What is our business?

Steve Robinson

Peter Drucker, the great business writer, adviser and counselor, used to ask his clients, “What is your business?” He was dismayed by how often the client couldn’t give a coherent answer. In this column I’d like to ask Drucker’s question about INFORMS and to look at how we might answer it if we were asked.

This question is fundamental. Although it might seem abstract, our ability to make decisions about a wide range of very practical issues – new journals, specialized meetings and member benefits, for example – depends on our having a good answer to that basic question. It’s distinct from the question of mission: A mission is something you are supposed to get done, while the business is what you do to get it done.

One approach might be to list what we do: publications, meetings, now certification and so on. But these are only aspects of our business, not the business itself. Why does our business – whatever it is – require us to do those things and not others?

For a different approach, we could examine some of those aspects and try to find something that’s common to all of them. If we could find such a common factor that summarized the main contribution of each, we might think that this common factor was a pretty good candidate for an answer to the basic question. If we found that it also provided good guidance in considering possible new activities to undertake, we’d gain even more confidence in it. Let’s try that with respect to some of the activities just mentioned.

Prominent in our array of publications are the journals that report research in many different areas. Each paper published in one of these comprises a piece of knowledge, developed or compiled by authors, that’s likely to be of interest to a substantial number of readers. A reader will find, for example in a research paper, new facts about or a new way of looking at some important problem in operations research (OR) or management science (MS). By studying the paper, the reader can absorb the facts and techniques that it sets out, and thereby can gain the insight that the author, with much effort, has managed to develop. The article communicates that insight from author to reader.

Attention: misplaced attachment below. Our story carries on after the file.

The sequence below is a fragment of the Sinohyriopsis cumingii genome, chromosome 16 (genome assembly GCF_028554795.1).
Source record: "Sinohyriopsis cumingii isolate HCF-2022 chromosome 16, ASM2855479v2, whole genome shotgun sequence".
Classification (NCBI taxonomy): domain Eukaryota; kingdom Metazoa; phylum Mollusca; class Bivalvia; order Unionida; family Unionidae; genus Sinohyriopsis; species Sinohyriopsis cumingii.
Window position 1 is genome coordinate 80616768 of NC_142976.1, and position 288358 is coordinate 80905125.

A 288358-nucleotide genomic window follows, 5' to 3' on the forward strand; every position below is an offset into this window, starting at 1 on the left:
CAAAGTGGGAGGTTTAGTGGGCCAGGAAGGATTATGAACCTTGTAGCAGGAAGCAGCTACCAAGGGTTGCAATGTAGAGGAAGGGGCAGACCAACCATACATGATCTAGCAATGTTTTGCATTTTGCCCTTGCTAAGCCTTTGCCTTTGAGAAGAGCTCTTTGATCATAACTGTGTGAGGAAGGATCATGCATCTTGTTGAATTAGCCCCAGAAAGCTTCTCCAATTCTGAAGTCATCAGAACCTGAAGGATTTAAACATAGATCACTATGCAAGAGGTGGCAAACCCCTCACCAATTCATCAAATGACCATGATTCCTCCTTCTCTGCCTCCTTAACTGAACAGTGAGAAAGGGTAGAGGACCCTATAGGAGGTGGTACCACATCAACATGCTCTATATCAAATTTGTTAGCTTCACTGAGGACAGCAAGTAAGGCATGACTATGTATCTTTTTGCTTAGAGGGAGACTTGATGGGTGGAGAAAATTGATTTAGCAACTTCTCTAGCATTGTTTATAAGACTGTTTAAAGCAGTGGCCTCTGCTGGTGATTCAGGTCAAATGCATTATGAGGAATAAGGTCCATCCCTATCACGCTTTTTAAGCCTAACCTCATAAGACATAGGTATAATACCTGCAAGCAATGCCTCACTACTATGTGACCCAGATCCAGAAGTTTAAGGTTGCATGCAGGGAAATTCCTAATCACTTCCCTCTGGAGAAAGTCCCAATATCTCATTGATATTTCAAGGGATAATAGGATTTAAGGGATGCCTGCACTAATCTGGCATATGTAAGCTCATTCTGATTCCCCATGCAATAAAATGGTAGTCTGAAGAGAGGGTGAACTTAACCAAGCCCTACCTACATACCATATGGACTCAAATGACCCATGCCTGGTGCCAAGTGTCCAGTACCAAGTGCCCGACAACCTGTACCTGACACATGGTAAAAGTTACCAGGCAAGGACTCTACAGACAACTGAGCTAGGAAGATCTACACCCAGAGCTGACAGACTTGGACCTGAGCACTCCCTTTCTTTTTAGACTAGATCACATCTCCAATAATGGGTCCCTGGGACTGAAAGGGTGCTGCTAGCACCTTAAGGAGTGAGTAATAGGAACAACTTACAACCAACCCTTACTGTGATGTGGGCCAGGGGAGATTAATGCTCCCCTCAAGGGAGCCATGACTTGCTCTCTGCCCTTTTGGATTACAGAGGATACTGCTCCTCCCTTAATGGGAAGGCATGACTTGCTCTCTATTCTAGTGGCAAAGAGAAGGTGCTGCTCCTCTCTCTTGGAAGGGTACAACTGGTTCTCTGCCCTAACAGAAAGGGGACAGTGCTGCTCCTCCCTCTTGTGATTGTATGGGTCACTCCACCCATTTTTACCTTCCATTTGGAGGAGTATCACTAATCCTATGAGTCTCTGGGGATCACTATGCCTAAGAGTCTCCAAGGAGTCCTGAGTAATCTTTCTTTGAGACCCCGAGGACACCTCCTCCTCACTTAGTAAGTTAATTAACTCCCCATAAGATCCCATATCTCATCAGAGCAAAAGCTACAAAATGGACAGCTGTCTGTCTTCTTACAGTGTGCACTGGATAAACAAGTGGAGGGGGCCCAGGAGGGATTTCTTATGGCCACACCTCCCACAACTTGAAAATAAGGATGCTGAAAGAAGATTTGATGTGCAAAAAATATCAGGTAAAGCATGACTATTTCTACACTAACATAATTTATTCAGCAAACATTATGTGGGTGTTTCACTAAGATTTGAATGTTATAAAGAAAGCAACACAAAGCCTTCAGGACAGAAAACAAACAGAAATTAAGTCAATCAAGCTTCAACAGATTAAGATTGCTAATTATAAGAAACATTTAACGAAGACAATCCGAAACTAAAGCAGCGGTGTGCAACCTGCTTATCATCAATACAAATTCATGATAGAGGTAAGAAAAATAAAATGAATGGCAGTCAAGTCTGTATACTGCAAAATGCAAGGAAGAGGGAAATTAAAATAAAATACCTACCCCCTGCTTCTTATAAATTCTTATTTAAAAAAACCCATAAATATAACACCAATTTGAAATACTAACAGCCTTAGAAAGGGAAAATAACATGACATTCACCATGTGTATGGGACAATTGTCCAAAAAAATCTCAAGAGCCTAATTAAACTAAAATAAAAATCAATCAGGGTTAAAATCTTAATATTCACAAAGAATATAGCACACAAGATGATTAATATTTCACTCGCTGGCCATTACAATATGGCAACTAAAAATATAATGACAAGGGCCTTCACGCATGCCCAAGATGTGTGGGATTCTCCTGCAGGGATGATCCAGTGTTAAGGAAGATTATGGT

INFORMS doesn’t develop the insight: We don’t hire researchers. What INFORMS does is to provide a medium to communicate the insight, together with assurance that the paper has been read by independent evaluators who judged that it was worth publishing.

For a second example, consider the annual meetings that we manage each fall. These bring together many attendees—recently, about 4,500—to listen to presentations on all aspects of OR and MS. But as valuable as these are, for many attendees the greatest value is in what happens during personal contacts. Whatever your area of interest, the chances are good that a substantial fraction of the leaders in that area are at the meeting. Whether you want to ask for advice, to suggest collaboration on a research project, or to get insight into how good the person you’re considering hiring really is, personal contact provides opportunities that e-mail, text or phone can’t match. So here we also have communication, but of a much more diverse kind than the carefully organized, formal presentation of the journal paper.

Again, INFORMS doesn’t generate the communication at meetings; in many cases INFORMS doesn’t even know about it. What INFORMS does is to provide the environment in which the communication can happen, and without which it might not take place at all.

Publications and meetings are things familiar to all of us. Let’s take a newer one: the analytics certification process. By passing the Certified Analytics Professional (CAP) examination, a person can provide evidence that she or he is competent in the principles and practice of analytics. To see how this involves communication, think about the problem faced by a client who’s considering hiring a candidate as an employee or consultant. The candidate maintains that she’s well qualified, but the client has no reason to take that seriously. Certification changes the communication by contributing an independent, credible, third-party evaluation: Yes, we tested her and she showed that she really does know what she’s doing. That evidence lessens the client’s risk and improves the candidate’s chances. Each is now better off.

Here again we see communication, but with a different emphasis: INFORMS contributes the assurance of quality, just as in the case of publications, but it provides no medium. In fact it does provide a medium, in the form of the Career Center activity at meetings, but in contrast to the publications example, here the medium is separate from the assurance of quality.

The examples we’ve considered here point to a simple formulation of INFORMS’ business: to promote communication among people concerned with analytics (including OR/MS), by providing key tools such as media – broadly interpreted – and quality assurance. This year I’ve been using that as a provisional answer to Drucker’s question, and so far it has worked well.

Steve Robinson - INFORMS President